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Here comes the bride.

We finally got into bed at 4.00am on the Saturday night.  It’s the latest I’d been to bed in a couple of decades that’s for sure!

À bientôt!

 

 

 

Biarritz, Bayonne and the Basque countryside…. .

Well, the continuous run of good weather we’ve been having for the last month finally broke last night.  We were lashed by continuous rain throughout the night which looks like it is set for the day so it’s time for a duvet day and a catch up on the blog.  We are more than happy to have a lazy day after a week or so of sightseeing and walking.  It’s a shame it’s the weekend though as a duvet day is just that little bit more enjoyable on a weekday. Especially a Monday.  But hey ho you can’t time the weather.

So leaving our final stop at Capbreton on the Côte d’Argent we continued south into the La Côte Basque heading for an aire at Anglet at the mouth of the river Adour from where we would be able to walk to Biarritz and Bayonne.  The aire was in an ideal location set below the road at the edge of the river away from the large seafront carpark.  It would have made for a perfectly relaxing couple of nights had we been able to actually get in to it.  Ah, the joys of over engineered machines.  After fifteen minutes of faffing, jabbing, prodding and poking the machine the barrier still wouldn’t budge.  By this time I’d paid twice and been harangued by two French couples simultaneously jabbering away at me in rapid fire French offering me the benefits of their wisdom on the workings of the machine.  I did thank them as they were only trying to help but I couldn’t concentrate on anything with them all talking at once.  The upshot was that the machine was supposed to print out three different tickets but only spat out two (well, four because I’d paid twice) which wasn’t the magic formula for opening the barrier.  Fed up by this point we reversed away from the barrier and decamped to the sea front car park.  Meh.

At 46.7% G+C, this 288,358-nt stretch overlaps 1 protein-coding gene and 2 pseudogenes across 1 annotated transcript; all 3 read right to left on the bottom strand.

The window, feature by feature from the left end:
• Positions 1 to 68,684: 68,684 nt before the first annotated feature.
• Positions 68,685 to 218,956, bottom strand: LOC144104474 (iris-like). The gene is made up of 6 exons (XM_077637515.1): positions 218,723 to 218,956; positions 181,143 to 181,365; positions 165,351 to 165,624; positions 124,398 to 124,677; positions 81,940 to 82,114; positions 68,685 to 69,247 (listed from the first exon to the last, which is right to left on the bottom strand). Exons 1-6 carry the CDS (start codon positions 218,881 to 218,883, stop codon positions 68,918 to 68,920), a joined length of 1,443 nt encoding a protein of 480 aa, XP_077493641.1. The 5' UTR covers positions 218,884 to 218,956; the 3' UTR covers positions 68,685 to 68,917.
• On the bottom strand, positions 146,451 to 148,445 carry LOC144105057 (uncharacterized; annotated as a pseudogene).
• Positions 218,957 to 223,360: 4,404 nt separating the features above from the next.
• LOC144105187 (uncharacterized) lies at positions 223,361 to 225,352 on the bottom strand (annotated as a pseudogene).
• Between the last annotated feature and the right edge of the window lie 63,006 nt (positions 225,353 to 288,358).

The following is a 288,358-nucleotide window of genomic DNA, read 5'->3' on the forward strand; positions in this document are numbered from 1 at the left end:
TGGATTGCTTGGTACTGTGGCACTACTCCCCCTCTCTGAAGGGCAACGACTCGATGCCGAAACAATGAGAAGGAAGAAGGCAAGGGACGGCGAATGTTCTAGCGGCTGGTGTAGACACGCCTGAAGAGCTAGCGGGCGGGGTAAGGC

Ce n’est pas grave as the French would say as we still had an excellent couple of days soaking up the ambience of Biarritz and around for a spot of people watching.  Surfers were out enjoying the waves, families and dog walkers were out strolling in the sunshine and we were out observing it all.  We walked the four or five miles along the sea front to Biarritz which took quite a while as we were waylaid stopping to watch the surfers one side of the path and the golfers on the other.   Before going into decline in the 1950’s, Biarritz was the Monte Carlo of the Atlantic coast and a playground for monarchs and important shiny people but the rise of the Côte d’Azur in the 1960’s put paid to that.  Rediscovered in the early 1990’s by affluent Parisians and a new international surfing set it is now firmly back on the map.

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Grande Plage, Biarritz with the restored 1930’s Casino behind the beach to the right.